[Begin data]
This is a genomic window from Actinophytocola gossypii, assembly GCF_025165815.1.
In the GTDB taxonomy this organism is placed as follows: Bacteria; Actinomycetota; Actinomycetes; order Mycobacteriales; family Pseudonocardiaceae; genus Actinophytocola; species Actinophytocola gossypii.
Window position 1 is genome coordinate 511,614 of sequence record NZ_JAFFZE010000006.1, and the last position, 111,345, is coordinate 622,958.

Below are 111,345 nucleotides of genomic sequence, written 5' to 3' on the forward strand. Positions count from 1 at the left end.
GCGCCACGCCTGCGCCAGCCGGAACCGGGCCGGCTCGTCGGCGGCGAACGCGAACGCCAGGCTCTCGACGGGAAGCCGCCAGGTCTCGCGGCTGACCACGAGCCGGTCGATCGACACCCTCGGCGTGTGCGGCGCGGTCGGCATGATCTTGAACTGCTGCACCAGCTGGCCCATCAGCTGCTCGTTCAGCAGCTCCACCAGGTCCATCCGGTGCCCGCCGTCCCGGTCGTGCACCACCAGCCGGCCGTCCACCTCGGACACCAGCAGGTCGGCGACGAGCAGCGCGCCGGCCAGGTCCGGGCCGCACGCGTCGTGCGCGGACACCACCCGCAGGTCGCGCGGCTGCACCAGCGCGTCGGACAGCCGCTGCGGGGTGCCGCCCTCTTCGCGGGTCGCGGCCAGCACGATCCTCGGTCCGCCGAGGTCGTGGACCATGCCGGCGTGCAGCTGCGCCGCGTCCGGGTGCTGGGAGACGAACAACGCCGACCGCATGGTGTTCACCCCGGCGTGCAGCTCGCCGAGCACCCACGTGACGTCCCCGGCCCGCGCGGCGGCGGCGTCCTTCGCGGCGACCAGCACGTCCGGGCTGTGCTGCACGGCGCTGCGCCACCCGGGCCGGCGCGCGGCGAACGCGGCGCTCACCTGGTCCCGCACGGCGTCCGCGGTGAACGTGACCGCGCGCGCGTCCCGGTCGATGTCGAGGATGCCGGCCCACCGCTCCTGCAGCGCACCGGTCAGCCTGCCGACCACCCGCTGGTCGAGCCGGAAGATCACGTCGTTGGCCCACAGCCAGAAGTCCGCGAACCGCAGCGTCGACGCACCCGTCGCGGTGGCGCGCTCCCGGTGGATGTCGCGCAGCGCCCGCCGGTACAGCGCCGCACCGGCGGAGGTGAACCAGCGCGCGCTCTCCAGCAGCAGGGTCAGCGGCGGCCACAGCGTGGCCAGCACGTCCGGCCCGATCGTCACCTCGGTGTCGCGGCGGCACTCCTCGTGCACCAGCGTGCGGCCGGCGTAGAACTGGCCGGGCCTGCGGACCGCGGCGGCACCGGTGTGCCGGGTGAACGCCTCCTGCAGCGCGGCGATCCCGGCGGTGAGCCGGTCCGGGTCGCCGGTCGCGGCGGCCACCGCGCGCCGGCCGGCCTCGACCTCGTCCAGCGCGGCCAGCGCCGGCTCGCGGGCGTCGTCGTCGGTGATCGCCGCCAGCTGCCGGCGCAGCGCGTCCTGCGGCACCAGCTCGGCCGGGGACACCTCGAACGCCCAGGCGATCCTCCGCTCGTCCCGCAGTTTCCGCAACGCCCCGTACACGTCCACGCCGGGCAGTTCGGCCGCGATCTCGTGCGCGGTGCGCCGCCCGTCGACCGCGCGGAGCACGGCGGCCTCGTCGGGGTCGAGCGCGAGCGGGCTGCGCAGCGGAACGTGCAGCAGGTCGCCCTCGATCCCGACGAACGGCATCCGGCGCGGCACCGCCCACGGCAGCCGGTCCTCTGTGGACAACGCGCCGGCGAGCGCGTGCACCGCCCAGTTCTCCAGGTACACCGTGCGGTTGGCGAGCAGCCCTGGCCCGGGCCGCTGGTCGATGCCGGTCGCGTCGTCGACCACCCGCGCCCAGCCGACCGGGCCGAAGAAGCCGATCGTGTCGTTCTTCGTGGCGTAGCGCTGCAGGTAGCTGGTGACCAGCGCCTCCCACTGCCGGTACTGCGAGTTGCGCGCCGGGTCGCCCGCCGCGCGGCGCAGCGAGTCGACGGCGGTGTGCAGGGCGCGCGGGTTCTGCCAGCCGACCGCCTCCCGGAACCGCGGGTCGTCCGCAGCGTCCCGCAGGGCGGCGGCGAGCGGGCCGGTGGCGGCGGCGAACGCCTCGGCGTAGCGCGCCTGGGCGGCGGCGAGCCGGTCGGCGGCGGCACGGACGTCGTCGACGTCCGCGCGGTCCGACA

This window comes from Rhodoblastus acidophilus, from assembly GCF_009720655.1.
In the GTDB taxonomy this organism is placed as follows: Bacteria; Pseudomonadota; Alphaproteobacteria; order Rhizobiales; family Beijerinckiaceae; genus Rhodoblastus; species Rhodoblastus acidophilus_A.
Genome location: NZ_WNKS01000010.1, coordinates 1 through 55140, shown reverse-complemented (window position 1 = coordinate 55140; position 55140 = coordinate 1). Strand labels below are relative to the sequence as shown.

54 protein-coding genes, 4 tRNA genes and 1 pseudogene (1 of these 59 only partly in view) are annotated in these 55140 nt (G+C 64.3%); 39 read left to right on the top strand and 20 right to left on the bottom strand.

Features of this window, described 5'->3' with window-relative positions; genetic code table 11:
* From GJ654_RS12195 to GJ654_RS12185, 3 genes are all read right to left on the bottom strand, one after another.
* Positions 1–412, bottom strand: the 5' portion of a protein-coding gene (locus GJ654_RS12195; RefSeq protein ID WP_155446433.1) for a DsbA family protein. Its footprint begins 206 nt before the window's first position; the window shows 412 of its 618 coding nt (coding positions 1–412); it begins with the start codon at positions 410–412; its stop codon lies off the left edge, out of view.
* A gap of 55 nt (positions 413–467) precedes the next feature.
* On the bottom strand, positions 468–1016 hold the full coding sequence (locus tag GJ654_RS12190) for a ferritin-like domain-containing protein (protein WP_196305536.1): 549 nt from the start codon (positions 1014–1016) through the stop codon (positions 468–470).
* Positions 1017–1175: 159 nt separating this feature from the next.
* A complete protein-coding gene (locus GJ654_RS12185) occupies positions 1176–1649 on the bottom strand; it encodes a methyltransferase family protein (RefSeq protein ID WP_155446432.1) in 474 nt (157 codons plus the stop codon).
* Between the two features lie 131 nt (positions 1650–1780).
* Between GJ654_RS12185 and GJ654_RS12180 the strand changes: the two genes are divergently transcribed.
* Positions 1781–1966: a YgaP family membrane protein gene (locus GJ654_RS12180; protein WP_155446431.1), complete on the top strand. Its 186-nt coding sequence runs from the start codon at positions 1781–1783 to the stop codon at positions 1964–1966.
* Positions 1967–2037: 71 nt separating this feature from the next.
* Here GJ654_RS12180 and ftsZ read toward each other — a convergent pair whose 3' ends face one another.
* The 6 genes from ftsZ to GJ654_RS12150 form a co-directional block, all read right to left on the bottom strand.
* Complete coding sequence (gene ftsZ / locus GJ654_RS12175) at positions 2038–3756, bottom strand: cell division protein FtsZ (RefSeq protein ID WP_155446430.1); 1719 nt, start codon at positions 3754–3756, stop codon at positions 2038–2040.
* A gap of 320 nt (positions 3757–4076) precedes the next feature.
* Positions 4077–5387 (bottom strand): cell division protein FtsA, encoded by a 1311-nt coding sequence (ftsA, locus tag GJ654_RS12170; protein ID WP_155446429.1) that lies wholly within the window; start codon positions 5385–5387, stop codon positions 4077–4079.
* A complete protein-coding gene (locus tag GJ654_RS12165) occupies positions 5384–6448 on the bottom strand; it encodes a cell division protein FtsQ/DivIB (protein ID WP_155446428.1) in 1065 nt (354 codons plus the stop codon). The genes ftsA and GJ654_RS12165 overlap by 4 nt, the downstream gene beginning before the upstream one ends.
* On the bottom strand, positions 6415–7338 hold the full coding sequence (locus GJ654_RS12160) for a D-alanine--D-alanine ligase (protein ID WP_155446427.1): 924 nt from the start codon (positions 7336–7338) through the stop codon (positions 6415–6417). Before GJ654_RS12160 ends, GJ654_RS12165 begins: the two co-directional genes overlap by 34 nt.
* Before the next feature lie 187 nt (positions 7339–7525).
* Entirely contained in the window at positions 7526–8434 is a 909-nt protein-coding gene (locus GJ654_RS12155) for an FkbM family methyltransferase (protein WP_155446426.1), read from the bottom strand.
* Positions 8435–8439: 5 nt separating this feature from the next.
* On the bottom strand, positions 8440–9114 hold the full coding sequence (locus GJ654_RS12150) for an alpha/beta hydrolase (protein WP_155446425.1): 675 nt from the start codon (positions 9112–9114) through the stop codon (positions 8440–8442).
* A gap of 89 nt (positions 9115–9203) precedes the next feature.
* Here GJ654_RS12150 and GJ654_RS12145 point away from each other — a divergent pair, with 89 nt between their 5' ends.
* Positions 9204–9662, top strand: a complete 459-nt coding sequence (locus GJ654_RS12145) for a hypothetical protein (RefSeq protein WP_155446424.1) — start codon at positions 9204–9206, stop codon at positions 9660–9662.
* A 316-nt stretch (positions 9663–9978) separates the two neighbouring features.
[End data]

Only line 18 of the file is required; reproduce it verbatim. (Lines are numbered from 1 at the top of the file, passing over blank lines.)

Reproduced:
* Between GJ654_RS12185 and GJ654_RS12180 the strand changes: the two genes are divergently transcribed.